Text and tune: African American spiritual or Harry Dixon Loes, (1895-1965)
This little light of mine,
I’m going to let it shine,
Let it shine, I’m going to let it shine,
Let it shine, let it shine,
All the time.
This is one of those children’s songs that has captured the attention of Sunday school teachers for many reasons--not only is it pure Scripture, but its actions are fun to use with children. It is a sweet and innocent thing to watch children sing it, gesturing with their hands about how they are going to let the light shine, not hide it under a bushel, nor let Satan blow it out and let it shine all around the neighborhood. It is a sweet teaching of mission work that we hear about in the text for Sunday, when Jesus calls the disciples Andrew and Peter, and James and John, from their fishing boats, telling them he is going to make them fishers of people.
And for some reason, immediately, they left their nets, and followed him. I have often wondered whether I would have reacted the way they did and just put everything by and followed. His voice must have been irresistible. Did they hear their creator’s voice in it, reimagining their future? It certainly opened a door for them that they could not have imagined that morning as they left for their work.
As they followed this man, did they realize that one day they would be made into people who would have the guts to go to the uttermost part of the world with their teacher’s message? If asked the day they said yes, they may not have been able even to conceive of the new world they were entering or what it would mean for them as they brought the light of Jesus to parts of the world they had probably never even heard of? Could they imagine that their call was what Bonhoeffer would say was a call to die? Could they imagine they would be martyred in cruel and terrible ways for their witness?
Life with Jesus always means a profound change for us. We are going down the road in our conventional ways, and then, we hear a voice to which we say yes, and suddenly everything changes. Jesus first of all changes us—his new birth in us turns us around and makes us fit for heaven, and then he changes us into disciples who will be able to carry his word to all people and bring them into the kingdom. They too will be changed because of the word we have brought them.
We are not bringing ourselves to the world, but bringing Jesus. Nothing is more tiresome than the narcissism so rampant today. Not very many people are interesting enough to change us. Mission is bringing Christ, and his light, to others, bringing God into the world through our voices, speaking his name and substance into the people around us. They are dying for new life, a new vocation and a new sense of purpose.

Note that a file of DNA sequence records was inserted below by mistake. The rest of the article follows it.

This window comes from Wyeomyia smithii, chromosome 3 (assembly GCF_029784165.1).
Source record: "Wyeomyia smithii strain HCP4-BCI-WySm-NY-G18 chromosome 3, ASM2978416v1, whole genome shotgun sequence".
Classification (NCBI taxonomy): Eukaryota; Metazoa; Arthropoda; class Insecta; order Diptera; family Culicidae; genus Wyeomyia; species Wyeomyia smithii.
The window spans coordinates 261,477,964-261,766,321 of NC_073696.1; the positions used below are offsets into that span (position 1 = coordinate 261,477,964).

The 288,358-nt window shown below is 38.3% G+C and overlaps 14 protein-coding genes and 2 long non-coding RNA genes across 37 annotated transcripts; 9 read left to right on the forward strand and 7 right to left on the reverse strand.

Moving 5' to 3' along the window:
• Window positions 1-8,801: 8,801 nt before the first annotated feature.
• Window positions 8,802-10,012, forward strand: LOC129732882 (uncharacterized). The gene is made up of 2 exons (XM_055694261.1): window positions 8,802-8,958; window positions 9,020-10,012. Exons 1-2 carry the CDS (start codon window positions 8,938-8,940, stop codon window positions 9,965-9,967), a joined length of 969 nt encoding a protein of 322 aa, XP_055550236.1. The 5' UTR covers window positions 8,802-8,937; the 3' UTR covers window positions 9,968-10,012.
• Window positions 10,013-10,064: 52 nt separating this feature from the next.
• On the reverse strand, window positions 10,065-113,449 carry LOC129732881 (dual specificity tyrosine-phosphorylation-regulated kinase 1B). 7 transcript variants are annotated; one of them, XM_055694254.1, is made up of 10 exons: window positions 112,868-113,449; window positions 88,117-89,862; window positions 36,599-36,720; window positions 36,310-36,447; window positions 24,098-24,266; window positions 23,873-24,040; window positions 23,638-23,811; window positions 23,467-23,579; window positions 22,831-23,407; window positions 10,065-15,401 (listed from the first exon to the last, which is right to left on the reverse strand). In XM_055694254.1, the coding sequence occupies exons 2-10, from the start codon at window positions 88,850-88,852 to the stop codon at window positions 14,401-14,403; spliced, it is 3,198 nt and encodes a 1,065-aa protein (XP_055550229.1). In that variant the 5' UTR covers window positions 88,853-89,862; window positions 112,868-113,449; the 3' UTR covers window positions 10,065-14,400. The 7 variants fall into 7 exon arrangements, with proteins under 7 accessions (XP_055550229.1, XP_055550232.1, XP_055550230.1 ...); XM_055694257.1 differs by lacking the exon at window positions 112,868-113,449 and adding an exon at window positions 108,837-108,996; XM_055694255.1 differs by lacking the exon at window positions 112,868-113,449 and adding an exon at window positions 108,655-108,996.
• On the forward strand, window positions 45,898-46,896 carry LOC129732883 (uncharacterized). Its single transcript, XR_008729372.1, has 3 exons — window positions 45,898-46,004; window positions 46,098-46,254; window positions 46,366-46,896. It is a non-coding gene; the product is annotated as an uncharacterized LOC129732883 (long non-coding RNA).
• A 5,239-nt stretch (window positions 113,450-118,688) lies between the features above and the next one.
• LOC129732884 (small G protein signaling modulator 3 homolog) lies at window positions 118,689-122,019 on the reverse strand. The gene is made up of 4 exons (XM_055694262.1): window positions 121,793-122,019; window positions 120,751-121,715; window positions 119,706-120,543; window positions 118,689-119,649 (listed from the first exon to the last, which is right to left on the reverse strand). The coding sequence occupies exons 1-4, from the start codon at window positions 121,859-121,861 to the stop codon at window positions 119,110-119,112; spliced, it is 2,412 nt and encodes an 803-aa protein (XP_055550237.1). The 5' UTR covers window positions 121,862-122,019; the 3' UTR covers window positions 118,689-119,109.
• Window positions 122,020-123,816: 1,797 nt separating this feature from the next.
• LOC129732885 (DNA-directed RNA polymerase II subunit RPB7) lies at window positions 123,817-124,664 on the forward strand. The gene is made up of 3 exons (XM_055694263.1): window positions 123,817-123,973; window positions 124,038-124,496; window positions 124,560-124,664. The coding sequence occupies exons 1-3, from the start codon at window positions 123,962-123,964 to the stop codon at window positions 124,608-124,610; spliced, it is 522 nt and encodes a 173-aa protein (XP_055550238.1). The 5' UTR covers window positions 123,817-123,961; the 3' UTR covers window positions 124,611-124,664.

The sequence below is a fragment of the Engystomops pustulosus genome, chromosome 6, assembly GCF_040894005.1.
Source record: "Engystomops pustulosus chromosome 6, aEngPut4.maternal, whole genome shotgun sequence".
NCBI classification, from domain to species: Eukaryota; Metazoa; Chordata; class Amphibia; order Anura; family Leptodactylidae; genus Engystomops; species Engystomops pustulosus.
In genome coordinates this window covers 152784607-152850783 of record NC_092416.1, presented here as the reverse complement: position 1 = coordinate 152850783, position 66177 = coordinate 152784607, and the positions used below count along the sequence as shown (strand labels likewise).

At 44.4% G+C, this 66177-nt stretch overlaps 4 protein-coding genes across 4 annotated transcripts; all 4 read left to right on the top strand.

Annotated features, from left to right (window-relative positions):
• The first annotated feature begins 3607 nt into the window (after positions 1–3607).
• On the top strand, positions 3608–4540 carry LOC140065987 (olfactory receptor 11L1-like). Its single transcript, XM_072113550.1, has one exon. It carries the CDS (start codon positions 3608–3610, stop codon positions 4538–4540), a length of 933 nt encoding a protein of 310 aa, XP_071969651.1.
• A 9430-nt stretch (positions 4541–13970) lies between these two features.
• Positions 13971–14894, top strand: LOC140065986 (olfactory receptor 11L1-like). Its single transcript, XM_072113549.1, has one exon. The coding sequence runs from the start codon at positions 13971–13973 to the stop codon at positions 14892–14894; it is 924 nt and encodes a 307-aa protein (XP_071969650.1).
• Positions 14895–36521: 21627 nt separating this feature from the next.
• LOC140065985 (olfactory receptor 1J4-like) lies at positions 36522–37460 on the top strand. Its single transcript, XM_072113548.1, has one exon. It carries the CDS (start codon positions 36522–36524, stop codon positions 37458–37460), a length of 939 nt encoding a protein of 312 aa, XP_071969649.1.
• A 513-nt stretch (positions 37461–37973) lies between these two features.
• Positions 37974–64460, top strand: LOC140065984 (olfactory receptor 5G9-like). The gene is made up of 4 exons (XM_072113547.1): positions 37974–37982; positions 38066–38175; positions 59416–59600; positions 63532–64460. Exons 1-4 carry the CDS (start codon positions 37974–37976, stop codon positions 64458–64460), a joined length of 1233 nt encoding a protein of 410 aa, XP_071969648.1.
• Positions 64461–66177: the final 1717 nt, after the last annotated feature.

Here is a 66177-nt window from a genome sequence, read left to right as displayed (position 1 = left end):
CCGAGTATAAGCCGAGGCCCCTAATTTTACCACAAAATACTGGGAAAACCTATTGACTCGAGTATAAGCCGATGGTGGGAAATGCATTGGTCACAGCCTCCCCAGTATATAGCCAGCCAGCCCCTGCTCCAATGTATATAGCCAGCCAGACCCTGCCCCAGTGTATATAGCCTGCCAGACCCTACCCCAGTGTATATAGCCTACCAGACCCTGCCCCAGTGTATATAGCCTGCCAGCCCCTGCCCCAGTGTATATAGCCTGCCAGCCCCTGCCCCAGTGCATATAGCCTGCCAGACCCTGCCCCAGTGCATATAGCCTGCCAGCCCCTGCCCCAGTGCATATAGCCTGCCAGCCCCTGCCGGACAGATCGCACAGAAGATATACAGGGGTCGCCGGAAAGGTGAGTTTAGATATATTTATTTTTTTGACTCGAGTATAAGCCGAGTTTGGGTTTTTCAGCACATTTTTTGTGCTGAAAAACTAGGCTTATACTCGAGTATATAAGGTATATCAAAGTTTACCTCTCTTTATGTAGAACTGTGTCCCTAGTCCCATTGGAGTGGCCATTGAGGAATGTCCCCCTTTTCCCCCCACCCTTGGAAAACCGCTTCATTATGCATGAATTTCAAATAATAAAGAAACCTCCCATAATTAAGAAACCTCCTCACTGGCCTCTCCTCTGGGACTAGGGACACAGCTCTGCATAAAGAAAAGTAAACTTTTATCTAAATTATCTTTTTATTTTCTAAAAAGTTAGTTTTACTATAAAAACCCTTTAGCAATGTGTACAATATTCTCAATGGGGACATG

Thus, we look at the children gesturing about what Christ has called us to do in the world: shine his light. It is really very simple. He promised us that wherever we meet in his name, and speak it, he will be there. “The people who sat in darkness have seen a great light.” Listen to his voice, see his light, and pass it on.
Some say this was written by Avid Burgeson Christiansen, a native of Chicago who wrote gospel songs. The song was arranged by Harry Dixon Loes, another composer of the day. It was included in the hymnal Songs of Redemption in 1920. Other creditable sources say it is an African American spiritual. It may be all of those. In any case, the song has been sung for generations by children and adults all reveling in their calling to bring Christ to the nations. My hymn at the end meditates on what it is like to hear the voice of Jesus calling us today.
Sangah Noona--some piano!
Billy Graham, Cliff Barrows and George Beverly Shea/really fun! several years apart
Soweta Gospel Choir
YOUR VOICE, LORD, IS THE WORLD TO ME
86 86 86
(can be sung to Brother James Air)
Your voice, Lord, is the world to me.
It made the floating spheres
And moves within my deepest parts
To take away my fears.
For when you speak, I hear the truth;
Its power draws me near.
O Jesus, Savior, change my heart
And make me yours alone,
For I am caught in dreadful things—
You know what I have done.
My lusts entangle me in sin;
My faults are all my own.
And still you call me to your side,
Where you can make me new.
Lord Jesus, heal me, change my heart,
So I can follow you
And speak to those who need to hear
And what you say is true.
As once you spoke in Galilee
To simple fishermen,
Call me to put my troubles by,
To follow you again,
So one day I can praise your name
In heav’n above. Amen.
NB: Lent is approaching. There is still time to order this classic of Lenten poetry and hymnody by Iceland's greatest Lutheran hymn writer.
A link to my translation of the Passion Hymns